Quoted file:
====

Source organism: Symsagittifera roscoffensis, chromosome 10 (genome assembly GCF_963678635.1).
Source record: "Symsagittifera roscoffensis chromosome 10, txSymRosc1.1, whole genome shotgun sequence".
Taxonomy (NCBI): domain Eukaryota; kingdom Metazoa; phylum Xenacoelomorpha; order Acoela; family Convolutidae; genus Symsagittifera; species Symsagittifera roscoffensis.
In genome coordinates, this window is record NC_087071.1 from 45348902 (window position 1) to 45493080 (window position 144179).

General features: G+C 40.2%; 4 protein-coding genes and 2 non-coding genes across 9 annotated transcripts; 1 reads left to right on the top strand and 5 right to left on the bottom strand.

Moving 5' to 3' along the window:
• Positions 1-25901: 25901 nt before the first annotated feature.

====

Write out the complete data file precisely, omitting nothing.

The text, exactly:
Source organism: Symsagittifera roscoffensis, chromosome 10 (genome assembly GCF_963678635.1).
Source record: "Symsagittifera roscoffensis chromosome 10, txSymRosc1.1, whole genome shotgun sequence".
Taxonomy (NCBI): domain Eukaryota; kingdom Metazoa; phylum Xenacoelomorpha; order Acoela; family Convolutidae; genus Symsagittifera; species Symsagittifera roscoffensis.
In genome coordinates, this window is record NC_087071.1 from 45348902 (window position 1) to 45493080 (window position 144179).

General features: G+C 40.2%; 4 protein-coding genes and 2 non-coding genes across 9 annotated transcripts; 1 reads left to right on the top strand and 5 right to left on the bottom strand.

Moving 5' to 3' along the window:
• Positions 1-25901: 25901 nt before the first annotated feature.